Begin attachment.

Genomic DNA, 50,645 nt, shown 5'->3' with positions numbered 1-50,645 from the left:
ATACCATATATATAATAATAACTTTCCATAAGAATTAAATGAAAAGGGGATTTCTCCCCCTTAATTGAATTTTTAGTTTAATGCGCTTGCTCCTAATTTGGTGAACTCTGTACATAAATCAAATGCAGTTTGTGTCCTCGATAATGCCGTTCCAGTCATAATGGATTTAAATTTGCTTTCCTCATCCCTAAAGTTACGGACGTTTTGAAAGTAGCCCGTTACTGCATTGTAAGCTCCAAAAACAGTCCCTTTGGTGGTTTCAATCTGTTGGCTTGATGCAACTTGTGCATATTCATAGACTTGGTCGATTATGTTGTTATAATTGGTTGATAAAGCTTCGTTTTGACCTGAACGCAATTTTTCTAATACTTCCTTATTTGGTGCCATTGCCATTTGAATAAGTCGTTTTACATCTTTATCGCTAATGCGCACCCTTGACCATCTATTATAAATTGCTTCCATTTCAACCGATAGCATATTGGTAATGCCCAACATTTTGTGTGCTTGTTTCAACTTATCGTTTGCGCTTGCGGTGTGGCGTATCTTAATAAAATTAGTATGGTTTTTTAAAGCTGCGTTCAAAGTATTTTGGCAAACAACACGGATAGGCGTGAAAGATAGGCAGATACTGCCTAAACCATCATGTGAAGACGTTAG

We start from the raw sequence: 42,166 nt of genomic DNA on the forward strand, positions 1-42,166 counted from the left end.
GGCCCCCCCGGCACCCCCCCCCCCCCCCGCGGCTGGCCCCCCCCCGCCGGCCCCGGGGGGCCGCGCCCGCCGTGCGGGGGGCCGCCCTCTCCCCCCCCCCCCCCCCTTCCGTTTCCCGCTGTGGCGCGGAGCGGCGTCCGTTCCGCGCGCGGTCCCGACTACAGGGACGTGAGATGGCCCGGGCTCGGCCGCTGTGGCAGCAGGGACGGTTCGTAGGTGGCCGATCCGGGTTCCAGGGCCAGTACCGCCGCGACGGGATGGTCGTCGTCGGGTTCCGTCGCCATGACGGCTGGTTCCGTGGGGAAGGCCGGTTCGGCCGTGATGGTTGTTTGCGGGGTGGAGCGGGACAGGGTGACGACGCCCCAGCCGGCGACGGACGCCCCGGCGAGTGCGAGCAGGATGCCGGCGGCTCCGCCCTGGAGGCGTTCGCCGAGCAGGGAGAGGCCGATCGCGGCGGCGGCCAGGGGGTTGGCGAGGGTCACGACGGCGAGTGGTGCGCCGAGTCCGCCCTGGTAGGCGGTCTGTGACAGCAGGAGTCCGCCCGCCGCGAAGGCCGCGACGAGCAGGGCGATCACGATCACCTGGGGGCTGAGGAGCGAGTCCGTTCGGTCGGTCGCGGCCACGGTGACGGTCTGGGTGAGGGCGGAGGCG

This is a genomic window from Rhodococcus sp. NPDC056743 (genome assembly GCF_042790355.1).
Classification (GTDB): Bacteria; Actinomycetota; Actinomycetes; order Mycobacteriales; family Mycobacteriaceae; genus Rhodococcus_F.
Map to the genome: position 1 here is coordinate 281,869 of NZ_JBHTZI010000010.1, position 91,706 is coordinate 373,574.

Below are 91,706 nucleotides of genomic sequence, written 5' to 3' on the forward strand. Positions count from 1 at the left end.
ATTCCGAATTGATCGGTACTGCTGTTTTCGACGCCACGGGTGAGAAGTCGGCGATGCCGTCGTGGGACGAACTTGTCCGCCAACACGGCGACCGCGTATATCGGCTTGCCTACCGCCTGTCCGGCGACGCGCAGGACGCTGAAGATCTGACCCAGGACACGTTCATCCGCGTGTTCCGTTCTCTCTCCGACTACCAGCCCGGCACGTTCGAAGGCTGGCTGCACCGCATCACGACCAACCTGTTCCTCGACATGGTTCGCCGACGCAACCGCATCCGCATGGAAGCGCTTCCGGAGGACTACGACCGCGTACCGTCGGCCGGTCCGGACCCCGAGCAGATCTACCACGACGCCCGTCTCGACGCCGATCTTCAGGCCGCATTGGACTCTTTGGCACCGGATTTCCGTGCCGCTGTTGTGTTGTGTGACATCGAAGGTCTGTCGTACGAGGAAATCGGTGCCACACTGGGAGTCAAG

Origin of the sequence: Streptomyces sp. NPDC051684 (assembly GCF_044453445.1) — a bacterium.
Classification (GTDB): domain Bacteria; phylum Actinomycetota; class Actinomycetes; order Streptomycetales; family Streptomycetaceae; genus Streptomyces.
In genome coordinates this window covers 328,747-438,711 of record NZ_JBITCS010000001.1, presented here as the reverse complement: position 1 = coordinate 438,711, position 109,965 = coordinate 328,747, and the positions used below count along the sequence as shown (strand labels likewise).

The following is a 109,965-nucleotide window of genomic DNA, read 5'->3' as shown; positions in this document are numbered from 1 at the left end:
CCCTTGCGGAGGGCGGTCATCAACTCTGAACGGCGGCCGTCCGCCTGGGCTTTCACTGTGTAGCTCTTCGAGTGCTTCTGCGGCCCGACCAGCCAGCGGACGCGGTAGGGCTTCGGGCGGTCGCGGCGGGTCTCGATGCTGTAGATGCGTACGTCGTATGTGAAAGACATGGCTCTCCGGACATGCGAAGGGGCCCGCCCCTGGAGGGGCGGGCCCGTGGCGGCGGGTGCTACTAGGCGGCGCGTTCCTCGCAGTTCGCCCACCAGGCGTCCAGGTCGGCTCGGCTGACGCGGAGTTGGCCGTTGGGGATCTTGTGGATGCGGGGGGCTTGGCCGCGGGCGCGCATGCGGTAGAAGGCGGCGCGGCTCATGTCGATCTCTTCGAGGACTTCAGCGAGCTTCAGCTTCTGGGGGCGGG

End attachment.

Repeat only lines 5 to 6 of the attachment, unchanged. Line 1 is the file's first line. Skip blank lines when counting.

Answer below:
This is a genomic window from Rhodococcus sp. NPDC056743 (genome assembly GCF_042790355.1).
Classification (GTDB): Bacteria; Actinomycetota; Actinomycetes; order Mycobacteriales; family Mycobacteriaceae; genus Rhodococcus_F.